1. City of God
If you asked movie lovers and film critics to name the best movie of the ’70s, more than a few of them would name “The Godfather.” If you asked them the same question about the ’90s, “Goodfellas” would be at or near the top of the list, and not far behind it would be “Pulp Fiction.” For some reason, gangsters make surprisingly good cinema. So when it came time to make the list for the ’00s, guess what is at the top of this movie lovers’ list?
Yep, it’s a gangster movie. “City of God” is “Goodfellas” set in the slums of Brazil; it’s “Pulp Fiction” starring hoods and criminals a decade or two younger than the ones in “The Godfather.” It’s a thrillling, colorful, stylishly directed, electrifying story about kids — really, they’re just kids — robbing, murdering, selling drugs, and sometimes trying to figure out if there’s any way out of the endless cycle of violence and murder.
“City of God” isn’t set in New York, Chicago, or even Boston; it’s set in the worst slum of Rio de Janeiro, from which the film takes its title. The film follows two kids as they almost become adults. One is Lil’ Ze, a born killer who, by the age of 20, is the most feared gangster in the city of God. The other, the narrator of the film is Rocket, a much more innocent kid who dreams of being a photographer, and hopes those dreams can get him out of the city of God.
Rocket is a bit like William Miller, the protagonist of “Almost Famous.” Both are likable guys who somehow manage to and be part of a scene and befriend larger-than-life characters and gain their trust and confidence without ever actually getting their hands dirty or committing to anything. Rocket always knows what’s going on, but is never involved. I don’t know if it’s possible in real life to be this clean and this close to the dirt, but it works well in movies, because really, that’s what the camera is; an innocuous watcher, often seeing things the characters wouldn’t let anyone else see, hearing things spoken only in secret.
Lil’ Ze, on the other hand, is a psychopath. Much of “City of God” is about the drug trade, and in a lot of ways, it’s like my favorite TV show of the ’00s, “The Wire.” We learn a lot about the drug trade in Rio, how it gets bought, distributed, and sold, who’s involved and how. We meet plenty of drug dealers and slum lords. But Lil’ Ze is something else. Early on, he messes up a robbery with older hoods because he’s more interested in shooting people than in taking their money. He has to go into hiding and emerges later older, smarter, but no less bloodthirsty. He kills a lot of people and does a number of incredibly violent things, and each step he becomes more powerful, but it always seems like for him, the killing’s the thing, and the power grab is just a rationalization.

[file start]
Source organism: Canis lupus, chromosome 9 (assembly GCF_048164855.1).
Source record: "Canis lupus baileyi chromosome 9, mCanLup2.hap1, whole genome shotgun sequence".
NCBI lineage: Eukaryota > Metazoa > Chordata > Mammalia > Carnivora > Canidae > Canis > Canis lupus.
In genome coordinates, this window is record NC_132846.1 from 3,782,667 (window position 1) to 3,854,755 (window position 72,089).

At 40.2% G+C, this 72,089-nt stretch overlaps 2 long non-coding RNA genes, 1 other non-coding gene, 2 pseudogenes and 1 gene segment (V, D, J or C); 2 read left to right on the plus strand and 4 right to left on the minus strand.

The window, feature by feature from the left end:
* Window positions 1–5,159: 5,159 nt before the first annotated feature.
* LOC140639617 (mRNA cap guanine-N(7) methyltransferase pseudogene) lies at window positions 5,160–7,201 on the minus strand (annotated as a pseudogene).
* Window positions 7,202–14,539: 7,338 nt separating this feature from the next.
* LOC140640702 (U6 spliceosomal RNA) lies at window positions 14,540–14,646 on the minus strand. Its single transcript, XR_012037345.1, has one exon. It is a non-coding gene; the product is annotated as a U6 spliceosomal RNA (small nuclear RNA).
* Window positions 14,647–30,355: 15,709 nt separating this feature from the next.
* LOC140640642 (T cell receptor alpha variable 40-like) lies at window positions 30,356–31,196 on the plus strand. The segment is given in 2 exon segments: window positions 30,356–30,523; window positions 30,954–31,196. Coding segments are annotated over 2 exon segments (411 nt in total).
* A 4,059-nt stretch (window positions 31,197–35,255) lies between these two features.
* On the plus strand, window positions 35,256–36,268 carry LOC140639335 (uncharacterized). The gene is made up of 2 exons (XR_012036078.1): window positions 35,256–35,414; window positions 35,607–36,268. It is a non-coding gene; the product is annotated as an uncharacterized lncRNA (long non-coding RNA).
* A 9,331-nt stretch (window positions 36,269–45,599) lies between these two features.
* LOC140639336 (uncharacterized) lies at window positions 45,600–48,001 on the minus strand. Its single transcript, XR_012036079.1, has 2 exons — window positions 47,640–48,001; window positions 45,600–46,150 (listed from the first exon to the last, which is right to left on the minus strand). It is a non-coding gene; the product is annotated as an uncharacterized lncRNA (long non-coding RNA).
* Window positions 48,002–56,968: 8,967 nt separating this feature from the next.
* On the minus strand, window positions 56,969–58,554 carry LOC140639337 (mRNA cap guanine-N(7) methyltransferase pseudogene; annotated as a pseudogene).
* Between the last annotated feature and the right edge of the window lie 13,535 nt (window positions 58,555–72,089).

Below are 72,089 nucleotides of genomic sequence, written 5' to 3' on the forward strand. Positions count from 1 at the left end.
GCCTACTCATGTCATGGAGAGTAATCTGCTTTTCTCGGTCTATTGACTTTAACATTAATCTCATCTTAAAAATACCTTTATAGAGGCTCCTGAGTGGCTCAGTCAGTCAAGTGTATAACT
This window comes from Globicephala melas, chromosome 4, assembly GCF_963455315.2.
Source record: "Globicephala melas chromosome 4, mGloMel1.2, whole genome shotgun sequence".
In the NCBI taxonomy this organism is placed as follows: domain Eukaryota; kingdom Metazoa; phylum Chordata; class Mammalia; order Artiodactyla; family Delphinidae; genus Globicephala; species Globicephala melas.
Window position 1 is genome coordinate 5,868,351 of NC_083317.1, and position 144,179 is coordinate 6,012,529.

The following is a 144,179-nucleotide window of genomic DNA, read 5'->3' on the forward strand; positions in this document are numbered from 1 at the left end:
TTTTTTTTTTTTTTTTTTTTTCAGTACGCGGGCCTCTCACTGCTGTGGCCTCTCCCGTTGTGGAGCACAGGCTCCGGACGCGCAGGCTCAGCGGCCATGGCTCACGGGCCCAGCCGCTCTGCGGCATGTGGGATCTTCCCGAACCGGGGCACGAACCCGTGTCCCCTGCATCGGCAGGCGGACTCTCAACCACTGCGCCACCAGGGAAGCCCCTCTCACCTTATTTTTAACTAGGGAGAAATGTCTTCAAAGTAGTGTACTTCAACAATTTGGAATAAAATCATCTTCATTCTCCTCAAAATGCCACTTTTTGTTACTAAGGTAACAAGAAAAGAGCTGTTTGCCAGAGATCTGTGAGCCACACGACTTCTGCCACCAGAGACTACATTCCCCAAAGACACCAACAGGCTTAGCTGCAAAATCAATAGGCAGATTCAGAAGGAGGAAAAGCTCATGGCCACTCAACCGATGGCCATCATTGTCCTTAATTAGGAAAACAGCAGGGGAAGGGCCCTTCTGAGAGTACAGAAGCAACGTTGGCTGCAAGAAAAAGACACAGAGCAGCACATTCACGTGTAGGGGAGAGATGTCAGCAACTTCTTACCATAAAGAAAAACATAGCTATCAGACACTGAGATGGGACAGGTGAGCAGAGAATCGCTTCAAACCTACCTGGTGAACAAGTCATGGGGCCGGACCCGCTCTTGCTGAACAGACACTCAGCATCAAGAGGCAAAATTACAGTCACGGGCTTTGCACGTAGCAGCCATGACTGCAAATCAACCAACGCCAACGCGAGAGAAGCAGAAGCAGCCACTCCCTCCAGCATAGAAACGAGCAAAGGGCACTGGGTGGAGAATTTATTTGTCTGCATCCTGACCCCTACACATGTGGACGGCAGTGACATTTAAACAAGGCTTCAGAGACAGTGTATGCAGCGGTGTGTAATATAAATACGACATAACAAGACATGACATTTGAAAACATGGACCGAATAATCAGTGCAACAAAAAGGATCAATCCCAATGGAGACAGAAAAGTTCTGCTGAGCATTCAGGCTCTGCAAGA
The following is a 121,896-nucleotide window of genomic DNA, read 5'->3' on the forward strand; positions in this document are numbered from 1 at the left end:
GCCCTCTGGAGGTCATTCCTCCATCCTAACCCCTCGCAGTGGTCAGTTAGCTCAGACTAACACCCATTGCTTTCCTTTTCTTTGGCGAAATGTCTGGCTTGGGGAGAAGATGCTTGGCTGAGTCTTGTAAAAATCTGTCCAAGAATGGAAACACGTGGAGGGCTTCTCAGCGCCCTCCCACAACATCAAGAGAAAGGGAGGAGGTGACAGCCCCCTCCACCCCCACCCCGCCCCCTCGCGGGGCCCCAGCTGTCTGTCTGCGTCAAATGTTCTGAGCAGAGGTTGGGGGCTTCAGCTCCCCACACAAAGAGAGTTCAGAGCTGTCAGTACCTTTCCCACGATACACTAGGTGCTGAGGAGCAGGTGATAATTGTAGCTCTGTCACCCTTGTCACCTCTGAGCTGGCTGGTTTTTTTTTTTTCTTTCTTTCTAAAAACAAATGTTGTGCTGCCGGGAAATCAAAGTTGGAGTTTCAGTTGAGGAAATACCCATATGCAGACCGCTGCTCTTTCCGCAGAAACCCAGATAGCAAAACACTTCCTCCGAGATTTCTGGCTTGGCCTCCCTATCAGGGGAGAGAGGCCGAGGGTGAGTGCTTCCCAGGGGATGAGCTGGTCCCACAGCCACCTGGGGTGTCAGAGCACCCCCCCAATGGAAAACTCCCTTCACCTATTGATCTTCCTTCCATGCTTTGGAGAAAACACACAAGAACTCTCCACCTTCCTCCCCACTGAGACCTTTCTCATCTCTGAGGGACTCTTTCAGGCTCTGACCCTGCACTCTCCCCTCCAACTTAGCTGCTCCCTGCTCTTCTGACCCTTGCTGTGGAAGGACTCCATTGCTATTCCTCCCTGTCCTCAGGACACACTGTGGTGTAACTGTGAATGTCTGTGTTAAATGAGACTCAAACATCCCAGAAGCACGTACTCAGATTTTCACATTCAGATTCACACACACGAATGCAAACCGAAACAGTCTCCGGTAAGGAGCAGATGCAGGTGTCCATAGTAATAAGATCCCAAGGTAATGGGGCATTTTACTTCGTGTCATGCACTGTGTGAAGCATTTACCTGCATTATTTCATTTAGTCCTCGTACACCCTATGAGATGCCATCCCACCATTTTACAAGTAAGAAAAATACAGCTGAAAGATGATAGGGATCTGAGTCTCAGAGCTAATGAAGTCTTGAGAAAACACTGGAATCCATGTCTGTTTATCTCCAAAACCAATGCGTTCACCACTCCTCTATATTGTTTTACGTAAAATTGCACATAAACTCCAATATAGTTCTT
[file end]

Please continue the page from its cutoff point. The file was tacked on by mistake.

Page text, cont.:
Perhaps the only person Lil’ Ze wouldn’t just as soon kill as look at is Benny, a charismatic kid with a blond-tipped fro and giant square glasses. Benny’s a hood because he needs money for clothes; he oozes charisma and style, and everyone likes him. He steals Rocket’s girlfriend (the gorgeous Alice Braga) right out from under his nose, and Rocket just smiles about it, because how can you not like Benny?
Of course, something terrible and tragic happens to him before the film’s through, because you can’t be a guy like Benny in a film like this and survive. If this were a Scorsese film, I’d say it’s a morality play about living by the sword; to “City of God’s” credit, this isn’t a Scorsese film, but it often feels like one.
Fact is, it’s co-directed by two relative unknowns: Fernando Meirelles and Katia Lund. Meirelles made the excellent and underrated “The Constant Gardener” after this, so he may be an underrated director. But primarily these two have worked on music videos, commercials and documentaries. They seem like the extreme dark horse in the race to turn in the best film of the decade, but consider this: in the previous decade, Quentin Tarantino turned cinema on its head by capturing the popular imagination with films that borrowed many stylistic elements from commercials, music videos and documentaries. Occasionally, “City of God” feels like a great lost Tarantino film; not in attitude, but in style, with its nonlinear storytelling, chapter breaks, occasional voiceover, and excessive use of slow motion. Maybe, in the end, it’s utterly appropriate that the best film of the decade was directed by people more accustomed to making commercials and music videos. Times have changed, and so have the ways we watch movies. Stories about gangster still make great cinema, and Meireles/Lund have captured the modern way to tell those stories in a compelling, exciting, and unforgettable way. And that’s why “City of God” is my favorite movie of the decade.